LGBTIQ+ Generations in Sport

Zy's Interview

Zy, 31, They/Them 

How inclusive do you think sport is for LGBTQ+ people?

As of now I don’t think its inclusive, sure I think there’s been some progress but in general I think the climate in sport for LGBT+ people is not very good. It’s nice to have some professional athletes come out but it’s still not a norm. I don’t know why your sexuality or gender identity is a big deal, sport is about performing.

I think the policy needs to be more inclusive. Language wise I can’t really think but I definitely think it’s still very gendered. Whether you’re at uni or professional level there’s a men’s league or women’s league so that in itself is not inclusive to trans and non-binary people. With the Rainbow Glasgaroos we want to be able to join a league at some point, but we’ll have to check whether they’re gonna allow us to play as a mixed gender team, because if its gonna be league where it has to be men or women, we’re probably not going to join it because it’s not inclusive to all our members.

My identity definitely affected my sense of being comfortable in basketball, because basketball is seen to be more masculine. I think it’s a barrier that can make people feel awkward, especially if you don’t feel comfortable being out. My experience at uni playing for the womens second team, I actually was not out and I felt a little uncomfortable because in my head I was thinking: “what if they found out my sexual orientation?” Just because we share the same changing room I didn’t want them to feel awkward.

When we hang out as a club, as someone who is not straight, socially speaking you can’t really relate to them because they talk about boys and things like that. When it comes to playing with men for fun with friends or something , maybe this was a personal thing, but I couldn’t really shake it out my head “are they treating me the same?” That’s why I really was looking for a safe space and that’s why I think the LGBT basketball group is- I love it because I don’t really have to think about those things. In a way it’s being recognised these spaces are needed.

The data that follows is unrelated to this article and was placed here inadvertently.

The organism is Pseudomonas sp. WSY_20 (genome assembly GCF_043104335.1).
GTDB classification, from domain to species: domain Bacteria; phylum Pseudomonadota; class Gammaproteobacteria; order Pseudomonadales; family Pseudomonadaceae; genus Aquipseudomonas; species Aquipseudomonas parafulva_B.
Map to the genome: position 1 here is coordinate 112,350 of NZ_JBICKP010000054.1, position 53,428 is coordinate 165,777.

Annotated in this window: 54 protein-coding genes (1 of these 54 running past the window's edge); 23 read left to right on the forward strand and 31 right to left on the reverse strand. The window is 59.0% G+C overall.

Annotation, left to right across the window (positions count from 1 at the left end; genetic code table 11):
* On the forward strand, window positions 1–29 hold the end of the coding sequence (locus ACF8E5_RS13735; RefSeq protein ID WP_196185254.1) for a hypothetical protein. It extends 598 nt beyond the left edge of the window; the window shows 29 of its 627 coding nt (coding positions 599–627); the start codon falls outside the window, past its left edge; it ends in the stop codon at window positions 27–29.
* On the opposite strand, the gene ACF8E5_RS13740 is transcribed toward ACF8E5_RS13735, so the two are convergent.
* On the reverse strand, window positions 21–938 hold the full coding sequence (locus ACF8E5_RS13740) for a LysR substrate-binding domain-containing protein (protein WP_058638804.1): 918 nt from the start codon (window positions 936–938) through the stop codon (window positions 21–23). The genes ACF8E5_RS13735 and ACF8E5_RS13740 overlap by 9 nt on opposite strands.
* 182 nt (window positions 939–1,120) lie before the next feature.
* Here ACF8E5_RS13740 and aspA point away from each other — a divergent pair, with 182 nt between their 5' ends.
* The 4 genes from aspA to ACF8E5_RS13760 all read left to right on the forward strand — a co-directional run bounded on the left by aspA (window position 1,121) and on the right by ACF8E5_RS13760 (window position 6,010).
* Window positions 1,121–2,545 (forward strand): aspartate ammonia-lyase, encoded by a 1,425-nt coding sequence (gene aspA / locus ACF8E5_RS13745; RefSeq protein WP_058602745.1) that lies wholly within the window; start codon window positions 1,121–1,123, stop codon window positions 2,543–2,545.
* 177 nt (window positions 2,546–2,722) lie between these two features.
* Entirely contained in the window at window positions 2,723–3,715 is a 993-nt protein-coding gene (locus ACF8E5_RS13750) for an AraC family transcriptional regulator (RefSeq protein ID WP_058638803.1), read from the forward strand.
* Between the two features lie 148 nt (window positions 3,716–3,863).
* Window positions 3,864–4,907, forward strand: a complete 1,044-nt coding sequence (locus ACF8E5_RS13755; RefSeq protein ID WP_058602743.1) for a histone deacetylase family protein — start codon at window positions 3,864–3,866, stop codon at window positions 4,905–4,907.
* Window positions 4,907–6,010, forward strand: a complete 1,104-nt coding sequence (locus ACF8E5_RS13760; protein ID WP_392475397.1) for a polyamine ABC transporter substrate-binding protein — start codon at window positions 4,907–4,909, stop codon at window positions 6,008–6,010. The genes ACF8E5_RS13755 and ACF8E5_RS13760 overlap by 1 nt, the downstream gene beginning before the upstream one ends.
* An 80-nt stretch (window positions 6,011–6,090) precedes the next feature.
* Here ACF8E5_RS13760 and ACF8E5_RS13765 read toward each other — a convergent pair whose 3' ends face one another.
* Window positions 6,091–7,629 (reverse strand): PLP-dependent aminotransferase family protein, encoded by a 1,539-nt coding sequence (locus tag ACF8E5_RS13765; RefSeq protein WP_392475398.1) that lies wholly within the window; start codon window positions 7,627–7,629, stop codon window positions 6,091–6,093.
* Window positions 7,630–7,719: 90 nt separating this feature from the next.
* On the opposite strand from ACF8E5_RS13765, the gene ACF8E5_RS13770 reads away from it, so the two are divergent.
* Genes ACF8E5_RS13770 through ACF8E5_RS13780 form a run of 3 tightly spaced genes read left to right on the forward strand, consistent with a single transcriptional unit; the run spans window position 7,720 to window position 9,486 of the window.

What has your experience been of PE at school and sport in general?

My experience of physical education and sport in general has been very gendered. I didn’t like it when I was kid because when you were a girl you’d play volleyball or something and the boys would get to play basketball, and as someone who really liked basketball I hated that. Sports that are kinda seen more masculine you have to face the stereotypes because you’re playing a sport that’s not really associated with your supposed gender. You even have equipment for men and women, like in basketball the men’s basketball is bigger and heavier. As a non-binary person that is way too binary. Obviously people conflate sexuality and gender and you just feel awkward, you feel like you don’t fit in because it’s kind of assume that it’s a cis-heteronormative space and if you’re not in that you maybe wouldn’t feel comfortable in that sport. For me growing up it was really hard to get to play basketball with a team, I’d always end just play by myself because it was hard to find other girls who want to play basketball and I didn’t feel quite comfortable to play with men, so where was I going to go? I would say I only started feeling really comfortable was when the Rainbow Goasgaroos started and we only really start like January or February of this year.